Saturday, September 20, 2008

Friday, September 19, 2008



'We’re lucky they’re alive’
Couple’s trip to China to adopt twin sisters almost turns tragic

By Kelly Kazek

For a few seconds, BiBi Beasley Mok stood in the middle of the living room without holding anything — not the table, her grandmother’s knee or her sister’s shirt.

Marveling at this new ability, she looked up at a visitor and grinned.

BiBi’s not quite ready to take an unaided step but it won’t be long, and then her mother, Beth Beasley, will have her hands full.

Because walking on the heels of 10-month-old BiBi will be her twin sister, Maxine. Beth, 42, an Athens native, and her husband, Mok Waiwan, 41, who now live in Venice, Calif., adopted the girls from China in July.

Going to pick up her daughters was, for Beth, the culmination of a lifelong dream to be an adoptive mother. What she couldn’t know is that it would nearly end in tragedy.

Before Beth could get back to the United States with the girls, both their lives would be threatened by a sudden illness.

“We are so lucky to be back with both of them alive and well and healthy,” Beth said.

How it began

When Beth was 2-years-old, a family friend went to Montgomery to adopt a child.

“So Beth said, ‘I want to go to Montgomery to get my babies,’” recalls her mother, Linda Beasley of Athens.

Beth, an architect, never forgot. In 1999, she married Mok, who was born in Hong Kong and came to the United States with his parents when he was 16.

Knowing that so many baby girls in his homeland had been placed in orphanages led to the decision to look to China as a place to adopt.

“His mother always wanted to adopt a baby girl from China but they were never able to,” Beth said.

But until Mok became a citizen, the process would require more paperwork. So in April 2006, with his citizenship official, the couple contacted Nightlight Christian Ministries, a California-based adoption firm, and began the adoption process.

They qualified to adopt twins but they did not know what child would be theirs until June of this year when the agency called to tell them about the twins, whose names at the orphanage were Jin Bi Yun and Jin Bi Xia. In China, the family, or sur, name is written first.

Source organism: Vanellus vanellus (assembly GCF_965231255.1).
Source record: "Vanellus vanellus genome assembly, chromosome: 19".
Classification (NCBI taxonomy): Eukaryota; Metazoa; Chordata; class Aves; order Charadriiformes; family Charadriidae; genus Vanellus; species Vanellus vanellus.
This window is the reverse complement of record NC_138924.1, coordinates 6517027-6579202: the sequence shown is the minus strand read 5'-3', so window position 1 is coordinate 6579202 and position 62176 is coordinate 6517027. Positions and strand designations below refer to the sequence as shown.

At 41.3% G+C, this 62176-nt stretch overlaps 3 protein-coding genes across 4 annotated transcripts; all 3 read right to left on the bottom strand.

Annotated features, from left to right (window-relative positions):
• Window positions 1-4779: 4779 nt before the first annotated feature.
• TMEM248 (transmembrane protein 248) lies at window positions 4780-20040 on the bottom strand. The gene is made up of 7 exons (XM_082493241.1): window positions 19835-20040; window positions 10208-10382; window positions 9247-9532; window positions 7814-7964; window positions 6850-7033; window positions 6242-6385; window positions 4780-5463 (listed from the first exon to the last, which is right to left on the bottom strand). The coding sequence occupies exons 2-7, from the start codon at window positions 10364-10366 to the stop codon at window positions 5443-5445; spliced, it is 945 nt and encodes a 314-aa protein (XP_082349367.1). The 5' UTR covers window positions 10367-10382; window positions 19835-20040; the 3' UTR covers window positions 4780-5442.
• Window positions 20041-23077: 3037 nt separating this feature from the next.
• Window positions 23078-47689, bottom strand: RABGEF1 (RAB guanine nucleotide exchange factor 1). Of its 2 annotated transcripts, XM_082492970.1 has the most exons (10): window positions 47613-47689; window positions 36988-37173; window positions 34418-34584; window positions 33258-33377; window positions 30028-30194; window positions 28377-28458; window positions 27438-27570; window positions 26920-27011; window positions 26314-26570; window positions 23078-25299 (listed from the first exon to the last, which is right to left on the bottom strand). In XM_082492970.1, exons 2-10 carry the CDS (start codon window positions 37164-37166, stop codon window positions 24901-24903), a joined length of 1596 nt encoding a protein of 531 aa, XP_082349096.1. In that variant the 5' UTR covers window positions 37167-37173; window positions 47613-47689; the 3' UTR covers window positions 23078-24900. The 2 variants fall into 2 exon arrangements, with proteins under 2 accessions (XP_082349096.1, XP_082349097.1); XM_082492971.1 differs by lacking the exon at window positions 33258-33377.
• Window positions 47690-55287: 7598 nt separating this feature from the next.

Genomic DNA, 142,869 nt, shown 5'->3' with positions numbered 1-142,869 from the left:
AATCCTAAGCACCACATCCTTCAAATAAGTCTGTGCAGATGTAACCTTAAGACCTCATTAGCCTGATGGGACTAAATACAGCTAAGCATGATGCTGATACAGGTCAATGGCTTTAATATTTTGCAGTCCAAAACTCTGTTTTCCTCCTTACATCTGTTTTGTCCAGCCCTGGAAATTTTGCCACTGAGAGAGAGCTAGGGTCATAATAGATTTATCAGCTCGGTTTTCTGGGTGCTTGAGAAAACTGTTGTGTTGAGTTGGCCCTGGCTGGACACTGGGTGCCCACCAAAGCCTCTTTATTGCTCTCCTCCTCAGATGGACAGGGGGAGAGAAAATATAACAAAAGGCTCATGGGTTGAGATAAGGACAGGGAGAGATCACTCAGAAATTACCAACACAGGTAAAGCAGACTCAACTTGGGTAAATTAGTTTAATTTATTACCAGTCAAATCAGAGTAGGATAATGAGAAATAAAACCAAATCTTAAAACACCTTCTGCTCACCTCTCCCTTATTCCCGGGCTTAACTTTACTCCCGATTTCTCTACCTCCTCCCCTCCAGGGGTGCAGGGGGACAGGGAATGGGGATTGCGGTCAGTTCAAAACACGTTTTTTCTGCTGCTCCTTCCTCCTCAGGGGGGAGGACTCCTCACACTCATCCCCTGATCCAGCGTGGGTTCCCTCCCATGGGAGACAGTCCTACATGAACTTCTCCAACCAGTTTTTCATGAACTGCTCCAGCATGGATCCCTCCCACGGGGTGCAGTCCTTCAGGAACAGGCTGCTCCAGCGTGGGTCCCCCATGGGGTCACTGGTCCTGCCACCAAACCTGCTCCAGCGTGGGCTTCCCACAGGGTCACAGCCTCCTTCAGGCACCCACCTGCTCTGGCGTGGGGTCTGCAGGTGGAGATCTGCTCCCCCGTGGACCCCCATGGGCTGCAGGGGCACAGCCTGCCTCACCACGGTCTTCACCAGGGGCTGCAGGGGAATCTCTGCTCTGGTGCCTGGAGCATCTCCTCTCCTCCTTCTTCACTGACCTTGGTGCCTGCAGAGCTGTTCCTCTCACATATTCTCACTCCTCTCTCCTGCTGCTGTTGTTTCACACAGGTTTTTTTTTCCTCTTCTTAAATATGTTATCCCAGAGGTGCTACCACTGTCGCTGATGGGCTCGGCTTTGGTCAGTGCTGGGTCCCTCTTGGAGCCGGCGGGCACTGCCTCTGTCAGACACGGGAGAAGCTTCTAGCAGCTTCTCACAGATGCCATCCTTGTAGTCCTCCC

Mok, whose given name actually is Waiwan, was called by his family name Mok upon arriving here by people who did not understand the Chinese custom. The confusion is why Beasley decided to keep her last name.

The girls, however, will be called Maxine BiXia Beasley Mok and Elisabeth “BiBi” BiYun Beasley Mok, keeping their Chinese names as middle names.

In July, more than two years after beginning the adoption process, Beth and Mok were ready to travel to Nanning, China, in the Guangxi province to pick up their twins.

Beth arrived in Nanning July 17, traveling with her mother. Mok, an architect with Gehry Partners who was in the midst of a large project, followed on July 20 to sign papers. He returned to the U.S. the next day to continue the project but Beth and Linda had to stay until all Chinese and U.S. documentation could be completed, which was expected to take several days. Beth and Linda went sightseeing, careful to avoid drinking or brushing teeth with the water, and carefully adhering to feeding the girls’ the formula they were given by their caretakers.

On July 25, mother and daughter traveled to the Guangzhou province, taking the twins on their first airplane trip, to finalize papers. There, they were joined by Beth’s sister Jamie and nephew Austin.

What happened next

While in Guangzhou, Beth realized Maxine was having difficulty breathing.

Panicked, Beth took Maxine to the recommended hospital, Guangzhou Children’s Hospital.

She was in for a surprise.

“There was an outdoor waiting room and then you went upstairs to stand in line to see a doctor and describe what’s wrong with the baby,” she said. “A doctor at a desk writes out what tests are needed, then you go down to the cashier, where you had to pay in Chinese money because that’s all they would take and nothing is done without money.”

Everyone, including Chinese, was required to pay before any hospital services could be done, she said.

After taking Maxine back upstairs for tests, Beth had to wait for results.

“We had to get back in line and wait to see the doctor,” Beth said.
The process repeated itself when the doctor prescribed treatment. Beth went back downstairs to pay for the treatment, then took the rapidly sickening Maxine back upstairs, where the treatments seemed to have no effect.

Linda arrived to find Beth sitting on the filthy floor in the emergency room holding a tube to Maxine’s nose to get oxygen to her.

“It was 100 degrees in there. There was no air conditioning, nobody attending to Maxine,” Linda said.

Finally, doctors agreed to admit Maxine to the pediatric intensive care unit, which meant Beth had to carry the ailing child back down to the cashier to give the hospital more money.

At that point, Beth noticed the baby was turning blue.

Finally, doctors agreed to admit Maxine to the pediatric intensive care unit, which meant Beth had to carry the ailing child back down to the cashier to give the hospital more money.